It is well and truly spring, despite the fact that I'm still wearing layers of clothes.With variable weather and chilly winds, it seems that spring is here to stay a while. But at least when the sun does appear, it now has some actual warmth in it, rather than just looking good. Out on a walk yesterday, through some woods, I saw violets and wood anemones, as well as some pulmonaria and a few orchids just appearing.

Wood anenomes

Wild violets








 In the cooler and wetter spring days, I've been doing some reading .Rosie Thomas' Daughter of the House, set in London just after World War One was an enjoyable read Nancy Wix is the daughter of Devil Wix and his actress wife Emily, and has no desire to act on stage, in the theatre owned by her father.After the war the men returning from the fighting want their old jobs back .However, Nancy has a gift which will help save the theatre now fallen on hard times, as the variety shows of the past are no longer popular with audiences. Nancy's gift is a sort of clairvoyance, developed with aid of the mysterious Mr Feather, which proves very popular with the post First World War audiences. Nancy has an affair with a wealthy businessman who sets her up in her own flat. I found this tale , with its descriptions of the lifestyle of the "bright young things" of the twenties and as the tale progresses, hints of more disruption in Europe to come, an engaging read. I have enjoyed several of Rosie Thomas's novels, and this one was well up to standard.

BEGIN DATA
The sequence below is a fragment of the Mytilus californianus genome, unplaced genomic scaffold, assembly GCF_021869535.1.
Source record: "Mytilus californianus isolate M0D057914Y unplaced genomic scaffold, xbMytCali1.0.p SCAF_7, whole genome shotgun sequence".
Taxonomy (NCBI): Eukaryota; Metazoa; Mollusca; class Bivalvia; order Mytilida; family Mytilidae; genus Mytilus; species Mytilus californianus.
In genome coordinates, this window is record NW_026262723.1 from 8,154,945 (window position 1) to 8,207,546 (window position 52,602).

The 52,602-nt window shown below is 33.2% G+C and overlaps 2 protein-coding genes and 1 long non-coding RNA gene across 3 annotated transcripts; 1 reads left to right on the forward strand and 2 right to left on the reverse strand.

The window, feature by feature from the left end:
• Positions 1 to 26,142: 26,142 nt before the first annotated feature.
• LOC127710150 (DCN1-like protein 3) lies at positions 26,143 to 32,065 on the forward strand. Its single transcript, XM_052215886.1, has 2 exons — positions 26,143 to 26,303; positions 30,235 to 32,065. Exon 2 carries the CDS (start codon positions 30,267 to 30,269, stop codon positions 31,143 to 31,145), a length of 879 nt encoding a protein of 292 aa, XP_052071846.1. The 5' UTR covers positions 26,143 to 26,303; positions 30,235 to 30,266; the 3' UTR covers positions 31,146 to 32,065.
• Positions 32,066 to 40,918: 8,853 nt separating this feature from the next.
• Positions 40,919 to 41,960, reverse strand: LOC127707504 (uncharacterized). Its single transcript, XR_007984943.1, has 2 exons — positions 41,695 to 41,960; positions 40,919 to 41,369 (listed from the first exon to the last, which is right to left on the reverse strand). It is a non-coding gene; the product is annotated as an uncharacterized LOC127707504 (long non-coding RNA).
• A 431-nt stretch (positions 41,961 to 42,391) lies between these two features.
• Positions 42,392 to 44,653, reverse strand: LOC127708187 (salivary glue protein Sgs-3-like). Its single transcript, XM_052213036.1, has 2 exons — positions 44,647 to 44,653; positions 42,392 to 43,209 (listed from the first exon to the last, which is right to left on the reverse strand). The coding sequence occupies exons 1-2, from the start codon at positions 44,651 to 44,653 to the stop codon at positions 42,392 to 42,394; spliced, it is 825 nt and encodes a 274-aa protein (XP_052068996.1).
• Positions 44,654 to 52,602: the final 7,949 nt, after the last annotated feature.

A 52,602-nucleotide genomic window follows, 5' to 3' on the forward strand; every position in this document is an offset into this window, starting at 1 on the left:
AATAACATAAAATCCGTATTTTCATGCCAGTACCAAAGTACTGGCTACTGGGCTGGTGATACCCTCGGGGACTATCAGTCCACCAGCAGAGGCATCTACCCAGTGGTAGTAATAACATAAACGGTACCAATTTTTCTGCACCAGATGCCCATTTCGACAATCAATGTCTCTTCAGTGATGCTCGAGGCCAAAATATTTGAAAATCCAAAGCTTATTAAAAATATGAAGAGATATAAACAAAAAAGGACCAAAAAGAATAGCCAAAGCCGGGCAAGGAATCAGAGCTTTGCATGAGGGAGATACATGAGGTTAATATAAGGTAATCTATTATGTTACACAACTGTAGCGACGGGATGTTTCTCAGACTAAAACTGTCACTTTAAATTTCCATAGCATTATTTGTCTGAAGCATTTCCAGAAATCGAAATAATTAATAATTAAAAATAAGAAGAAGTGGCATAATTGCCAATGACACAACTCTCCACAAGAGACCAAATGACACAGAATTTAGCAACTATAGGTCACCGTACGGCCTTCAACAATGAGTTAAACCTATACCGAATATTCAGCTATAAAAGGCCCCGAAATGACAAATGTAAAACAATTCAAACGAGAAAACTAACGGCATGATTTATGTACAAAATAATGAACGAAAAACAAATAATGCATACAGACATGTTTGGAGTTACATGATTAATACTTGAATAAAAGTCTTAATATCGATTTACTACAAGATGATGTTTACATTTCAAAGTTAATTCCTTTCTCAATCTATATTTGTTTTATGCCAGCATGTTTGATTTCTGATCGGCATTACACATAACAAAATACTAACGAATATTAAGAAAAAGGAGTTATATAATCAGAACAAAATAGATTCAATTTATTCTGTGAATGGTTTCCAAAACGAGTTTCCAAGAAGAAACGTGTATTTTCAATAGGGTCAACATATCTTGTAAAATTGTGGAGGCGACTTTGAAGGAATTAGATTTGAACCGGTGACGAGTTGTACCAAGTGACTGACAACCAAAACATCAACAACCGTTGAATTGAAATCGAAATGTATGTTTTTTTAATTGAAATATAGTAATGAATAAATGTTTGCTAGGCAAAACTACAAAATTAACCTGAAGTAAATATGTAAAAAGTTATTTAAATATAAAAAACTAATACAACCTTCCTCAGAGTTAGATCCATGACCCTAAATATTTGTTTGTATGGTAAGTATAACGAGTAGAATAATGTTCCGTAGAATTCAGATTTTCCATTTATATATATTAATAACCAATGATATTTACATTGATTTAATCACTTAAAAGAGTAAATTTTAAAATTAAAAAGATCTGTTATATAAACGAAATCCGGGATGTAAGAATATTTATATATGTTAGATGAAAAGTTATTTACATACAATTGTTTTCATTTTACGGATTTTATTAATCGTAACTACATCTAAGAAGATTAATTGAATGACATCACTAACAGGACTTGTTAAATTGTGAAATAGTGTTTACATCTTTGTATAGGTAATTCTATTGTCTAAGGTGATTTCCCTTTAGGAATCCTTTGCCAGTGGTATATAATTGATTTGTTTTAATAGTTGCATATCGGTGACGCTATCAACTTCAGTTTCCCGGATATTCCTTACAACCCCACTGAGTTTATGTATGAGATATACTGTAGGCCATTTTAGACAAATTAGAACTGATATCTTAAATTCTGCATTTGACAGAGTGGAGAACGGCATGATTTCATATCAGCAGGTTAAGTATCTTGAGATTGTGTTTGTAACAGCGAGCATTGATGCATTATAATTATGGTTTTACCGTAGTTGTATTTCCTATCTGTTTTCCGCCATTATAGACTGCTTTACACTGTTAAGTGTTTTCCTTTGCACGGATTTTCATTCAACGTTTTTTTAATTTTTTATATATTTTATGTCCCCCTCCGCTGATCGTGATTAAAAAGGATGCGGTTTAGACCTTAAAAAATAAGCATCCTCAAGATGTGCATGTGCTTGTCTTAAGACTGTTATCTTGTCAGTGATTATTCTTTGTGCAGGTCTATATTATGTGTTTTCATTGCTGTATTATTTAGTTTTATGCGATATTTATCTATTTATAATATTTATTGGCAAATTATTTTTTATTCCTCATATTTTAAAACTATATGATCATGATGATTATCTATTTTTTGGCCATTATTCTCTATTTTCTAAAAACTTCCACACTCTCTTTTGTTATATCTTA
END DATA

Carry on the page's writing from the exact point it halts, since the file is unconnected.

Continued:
Another recent read was The Invention of Wings by Sue Monk Kidd. This novel is set in early nineteenth century Charleston and is about slavery. The two main characters are Sarah Grimke and her personal slave Hetty, also called Handful.. The story alternates between Sarah and Hetty's points of view. Sarah's family were rich, her father a judge and plantation owner, but while Sarah's brothers are sent away to be educated, Sarah herself receives little in the way of education, although she can read anything in her fathers extensive library. She even teaches Hetty to read, although this was against the law. Sarah Grimke was a real person, a abolitionist in the early to mid nineteenth century, at a time when slavery in America was seen as necessary in the southern States and when women had few if any rights nor expectations of education or work, other than marriage.